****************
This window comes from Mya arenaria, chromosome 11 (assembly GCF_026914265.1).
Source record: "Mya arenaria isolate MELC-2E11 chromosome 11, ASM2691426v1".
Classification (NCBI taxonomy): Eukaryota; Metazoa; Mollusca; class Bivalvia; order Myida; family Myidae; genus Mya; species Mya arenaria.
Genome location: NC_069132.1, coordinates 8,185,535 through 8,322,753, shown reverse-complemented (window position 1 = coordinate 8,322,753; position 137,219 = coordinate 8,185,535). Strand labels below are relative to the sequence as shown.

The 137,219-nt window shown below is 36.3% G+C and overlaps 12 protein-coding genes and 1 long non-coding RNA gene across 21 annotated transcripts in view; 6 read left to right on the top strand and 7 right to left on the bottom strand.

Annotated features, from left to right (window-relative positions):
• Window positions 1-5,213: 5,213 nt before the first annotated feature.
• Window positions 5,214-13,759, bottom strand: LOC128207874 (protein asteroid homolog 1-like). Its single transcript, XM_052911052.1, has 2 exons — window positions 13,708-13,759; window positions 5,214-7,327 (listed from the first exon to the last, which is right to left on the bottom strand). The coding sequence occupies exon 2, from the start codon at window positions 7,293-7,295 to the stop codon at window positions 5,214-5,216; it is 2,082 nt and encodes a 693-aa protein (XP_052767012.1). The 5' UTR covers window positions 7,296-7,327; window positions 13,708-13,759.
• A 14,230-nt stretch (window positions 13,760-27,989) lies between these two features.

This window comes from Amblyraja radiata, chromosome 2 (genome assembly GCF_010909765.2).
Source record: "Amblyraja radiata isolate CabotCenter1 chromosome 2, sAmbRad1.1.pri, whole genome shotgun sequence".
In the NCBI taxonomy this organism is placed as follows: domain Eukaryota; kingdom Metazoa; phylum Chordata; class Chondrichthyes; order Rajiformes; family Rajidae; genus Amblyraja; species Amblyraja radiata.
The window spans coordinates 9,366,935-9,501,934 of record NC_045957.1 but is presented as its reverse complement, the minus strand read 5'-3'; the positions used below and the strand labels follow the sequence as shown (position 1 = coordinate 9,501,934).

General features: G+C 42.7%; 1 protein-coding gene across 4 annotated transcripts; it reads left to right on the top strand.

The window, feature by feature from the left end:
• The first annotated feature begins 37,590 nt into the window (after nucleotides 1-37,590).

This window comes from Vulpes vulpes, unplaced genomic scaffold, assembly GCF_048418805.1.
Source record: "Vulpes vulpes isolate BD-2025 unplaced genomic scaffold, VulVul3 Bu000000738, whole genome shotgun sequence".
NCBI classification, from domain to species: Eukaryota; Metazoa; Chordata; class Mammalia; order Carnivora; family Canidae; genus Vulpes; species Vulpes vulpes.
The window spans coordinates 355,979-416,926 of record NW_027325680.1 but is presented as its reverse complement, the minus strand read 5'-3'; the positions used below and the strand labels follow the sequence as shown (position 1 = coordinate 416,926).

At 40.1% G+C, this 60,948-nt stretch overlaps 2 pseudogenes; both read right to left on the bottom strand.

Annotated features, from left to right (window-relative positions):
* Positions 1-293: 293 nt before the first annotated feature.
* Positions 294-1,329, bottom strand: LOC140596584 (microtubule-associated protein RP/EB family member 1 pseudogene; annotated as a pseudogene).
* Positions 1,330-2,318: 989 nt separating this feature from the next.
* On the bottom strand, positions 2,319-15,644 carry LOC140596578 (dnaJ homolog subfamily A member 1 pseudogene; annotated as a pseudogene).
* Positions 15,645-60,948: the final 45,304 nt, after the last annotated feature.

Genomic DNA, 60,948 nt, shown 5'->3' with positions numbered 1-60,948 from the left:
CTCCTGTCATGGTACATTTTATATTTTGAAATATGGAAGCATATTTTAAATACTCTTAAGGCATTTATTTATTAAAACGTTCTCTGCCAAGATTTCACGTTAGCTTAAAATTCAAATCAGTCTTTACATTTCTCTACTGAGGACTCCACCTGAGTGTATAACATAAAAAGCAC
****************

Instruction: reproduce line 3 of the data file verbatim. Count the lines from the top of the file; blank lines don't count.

Classification (NCBI taxonomy): Eukaryota; Metazoa; Mollusca; class Bivalvia; order Myida; family Myidae; genus Mya; species Mya arenaria.